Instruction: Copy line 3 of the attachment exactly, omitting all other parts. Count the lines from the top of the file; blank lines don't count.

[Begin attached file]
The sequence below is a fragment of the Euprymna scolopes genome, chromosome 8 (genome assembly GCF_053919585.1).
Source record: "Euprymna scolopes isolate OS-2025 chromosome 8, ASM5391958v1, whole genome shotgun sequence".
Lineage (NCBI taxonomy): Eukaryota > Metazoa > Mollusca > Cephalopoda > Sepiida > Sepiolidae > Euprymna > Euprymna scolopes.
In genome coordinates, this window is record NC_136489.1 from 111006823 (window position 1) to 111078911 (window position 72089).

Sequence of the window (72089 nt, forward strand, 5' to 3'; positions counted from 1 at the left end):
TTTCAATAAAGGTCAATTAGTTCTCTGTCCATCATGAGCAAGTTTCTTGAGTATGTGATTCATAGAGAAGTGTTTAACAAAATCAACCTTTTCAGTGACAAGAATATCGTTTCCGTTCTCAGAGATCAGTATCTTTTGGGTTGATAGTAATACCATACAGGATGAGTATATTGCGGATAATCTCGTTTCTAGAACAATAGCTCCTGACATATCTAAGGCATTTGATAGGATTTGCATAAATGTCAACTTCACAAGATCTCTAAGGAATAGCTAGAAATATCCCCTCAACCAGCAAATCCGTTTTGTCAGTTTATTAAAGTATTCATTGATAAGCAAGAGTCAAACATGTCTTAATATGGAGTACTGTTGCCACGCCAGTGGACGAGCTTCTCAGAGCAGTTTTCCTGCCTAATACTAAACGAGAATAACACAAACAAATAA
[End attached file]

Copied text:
Lineage (NCBI taxonomy): Eukaryota > Metazoa > Mollusca > Cephalopoda > Sepiida > Sepiolidae > Euprymna > Euprymna scolopes.